DOHA: Qatar, host to the latest round of UN climate talks, urged deadlocked negotiators on Saturday to accept a consensus deal to end the standoff that saw haggling continue way past the scheduled close of talks.
After a long night of talks, conference chairman Abdullah bin Hamad Al-Attiyah called tired negotiators to a stock-take meeting, where he urged them to consider a set of compromise agreements.
"I believe that this is a package that we can all live with and which is also good for our planet and future generations," he told the delegates from nearly 200 countries, including dozens of ministers.
"The time has come for the final push," Attiyah said, and gave the participants 90 minutes until 10.00 am (0700 GMT) to consider their position.
"We have to close this in the next couple of hours."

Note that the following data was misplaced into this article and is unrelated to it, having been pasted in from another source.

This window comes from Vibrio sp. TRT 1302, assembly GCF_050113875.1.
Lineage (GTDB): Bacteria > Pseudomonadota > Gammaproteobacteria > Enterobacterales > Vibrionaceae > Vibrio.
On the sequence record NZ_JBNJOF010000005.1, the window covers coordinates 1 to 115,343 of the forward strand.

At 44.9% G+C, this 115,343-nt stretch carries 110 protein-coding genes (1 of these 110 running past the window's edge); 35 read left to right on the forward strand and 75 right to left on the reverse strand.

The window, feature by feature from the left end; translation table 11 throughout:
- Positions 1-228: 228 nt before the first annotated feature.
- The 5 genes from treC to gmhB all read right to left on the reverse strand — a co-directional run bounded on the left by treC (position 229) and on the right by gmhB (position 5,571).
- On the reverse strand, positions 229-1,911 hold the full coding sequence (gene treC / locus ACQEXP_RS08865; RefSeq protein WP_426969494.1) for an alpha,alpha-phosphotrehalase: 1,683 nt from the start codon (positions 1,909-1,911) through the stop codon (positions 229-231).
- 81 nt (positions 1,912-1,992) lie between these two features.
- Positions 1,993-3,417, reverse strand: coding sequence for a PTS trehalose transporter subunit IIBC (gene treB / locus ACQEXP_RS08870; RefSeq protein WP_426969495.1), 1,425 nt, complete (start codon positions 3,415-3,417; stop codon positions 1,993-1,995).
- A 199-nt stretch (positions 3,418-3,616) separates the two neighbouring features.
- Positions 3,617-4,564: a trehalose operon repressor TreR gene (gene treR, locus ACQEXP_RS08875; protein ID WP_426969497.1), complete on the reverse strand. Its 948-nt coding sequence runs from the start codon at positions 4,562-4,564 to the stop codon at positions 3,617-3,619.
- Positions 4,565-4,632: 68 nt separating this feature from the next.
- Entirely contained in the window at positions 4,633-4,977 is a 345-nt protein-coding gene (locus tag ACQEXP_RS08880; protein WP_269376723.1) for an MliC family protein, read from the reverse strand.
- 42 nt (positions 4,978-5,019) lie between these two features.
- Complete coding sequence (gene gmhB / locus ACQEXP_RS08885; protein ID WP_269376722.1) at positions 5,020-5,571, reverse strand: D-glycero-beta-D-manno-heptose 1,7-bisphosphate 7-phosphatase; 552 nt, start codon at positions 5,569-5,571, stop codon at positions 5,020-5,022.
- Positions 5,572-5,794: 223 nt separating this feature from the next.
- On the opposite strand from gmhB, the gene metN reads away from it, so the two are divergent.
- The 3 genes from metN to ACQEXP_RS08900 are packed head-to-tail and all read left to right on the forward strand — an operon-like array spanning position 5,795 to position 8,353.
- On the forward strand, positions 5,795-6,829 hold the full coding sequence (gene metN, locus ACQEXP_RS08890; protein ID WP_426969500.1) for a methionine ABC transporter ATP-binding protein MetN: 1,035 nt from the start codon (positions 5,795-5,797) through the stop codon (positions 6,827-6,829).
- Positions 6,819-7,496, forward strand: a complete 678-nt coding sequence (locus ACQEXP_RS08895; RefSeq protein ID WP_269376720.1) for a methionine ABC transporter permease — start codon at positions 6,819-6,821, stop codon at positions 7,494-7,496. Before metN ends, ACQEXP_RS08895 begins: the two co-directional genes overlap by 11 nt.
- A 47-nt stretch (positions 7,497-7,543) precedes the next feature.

Negotiators in Doha must extend the greenhouse gas-curbing Kyoto Protocol as an interim measure to rein in climate change and smooth the way to a new, global pact due to take effect in 2020.
But the issue of funding to help poor countries deal with the fallout from global warming and convert to planet-friendlier energy sources has hamstrung the haggling in the Qatari capital.
There was also deadlock on a separate demand by least developed countries and those most at risk of sea level rise that provision be made for the losses they suffer because of climate change -- a phenomenon they blame on the West's polluting ways since the industrial era.